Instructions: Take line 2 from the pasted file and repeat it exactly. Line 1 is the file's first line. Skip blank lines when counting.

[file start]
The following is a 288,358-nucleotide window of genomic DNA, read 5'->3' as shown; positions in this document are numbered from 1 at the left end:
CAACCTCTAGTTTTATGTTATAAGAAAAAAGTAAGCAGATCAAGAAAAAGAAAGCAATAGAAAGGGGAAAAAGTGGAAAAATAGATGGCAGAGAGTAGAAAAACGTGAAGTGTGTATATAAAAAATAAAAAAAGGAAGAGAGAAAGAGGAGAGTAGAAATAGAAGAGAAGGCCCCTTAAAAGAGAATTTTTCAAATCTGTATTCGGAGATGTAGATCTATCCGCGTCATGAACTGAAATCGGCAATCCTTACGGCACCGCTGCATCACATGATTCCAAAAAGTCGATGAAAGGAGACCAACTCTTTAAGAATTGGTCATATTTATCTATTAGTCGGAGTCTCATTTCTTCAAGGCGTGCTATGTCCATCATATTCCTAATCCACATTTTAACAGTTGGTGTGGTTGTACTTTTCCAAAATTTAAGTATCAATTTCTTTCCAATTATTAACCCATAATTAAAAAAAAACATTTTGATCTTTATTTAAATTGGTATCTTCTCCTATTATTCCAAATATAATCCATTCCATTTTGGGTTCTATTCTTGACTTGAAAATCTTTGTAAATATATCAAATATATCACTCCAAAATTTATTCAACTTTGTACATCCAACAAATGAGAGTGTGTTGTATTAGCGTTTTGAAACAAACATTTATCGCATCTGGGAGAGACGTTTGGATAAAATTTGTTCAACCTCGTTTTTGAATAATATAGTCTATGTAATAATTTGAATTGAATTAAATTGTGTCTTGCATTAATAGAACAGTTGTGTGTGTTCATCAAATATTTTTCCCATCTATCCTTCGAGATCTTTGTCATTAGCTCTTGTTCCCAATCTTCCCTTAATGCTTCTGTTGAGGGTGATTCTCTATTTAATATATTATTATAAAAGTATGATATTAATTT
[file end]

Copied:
CAACCTCTAGTTTTATGTTATAAGAAAAAAGTAAGCAGATCAAGAAAAAGAAAGCAATAGAAAGGGGAAAAAGTGGAAAAATAGATGGCAGAGAGTAGAAAAACGTGAAGTGTGTATATAAAAAATAAAAAAAGGAAGAGAGAAAGAGGAGAGTAGAAATAGAAGAGAAGGCCCCTTAAAAGAGAATTTTTCAAATCTGTATTCGGAGATGTAGATCTATCCGCGTCATGAACTGAAATCGGCAATCCTTACGGCACCGCTGCATCACATGATTCCAAAAAGTCGATGAAAGGAGACCAACTCTTTAAGAATTGGTCATATTTATCTATTAGTCGGAGTCTCATTTCTTCAAGGCGTGCTATGTCCATCATATTCCTAATCCACATTTTAACAGTTGGTGTGGTTGTACTTTTCCAAAATTTAAGTATCAATTTCTTTCCAATTATTAACCCATAATTAAAAAAAAACATTTTGATCTTTATTTAAATTGGTATCTTCTCCTATTATTCCAAATATAATCCATTCCATTTTGGGTTCTATTCTTGACTTGAAAATCTTTGTAAATATATCAAATATATCACTCCAAAATTTATTCAACTTTGTACATCCAACAAATGAGAGTGTGTTGTATTAGCGTTTTGAAACAAACATTTATCGCATCTGGGAGAGACGTTTGGATAAAATTTGTTCAACCTCGTTTTTGAATAATATAGTCTATGTAATAATTTGAATTGAATTAAATTGTGTCTTGCATTAATAGAACAGTTGTGTGTGTTCATCAAATATTTTTCCCATCTATCCTTCGAGATCTTTGTCATTAGCTCTTGTTCCCAATCTTCCCTTAATGCTTCTGTTGAGGGTGATTCTCTATTTAATATATTATTATAAAAGTATGATATTAATTT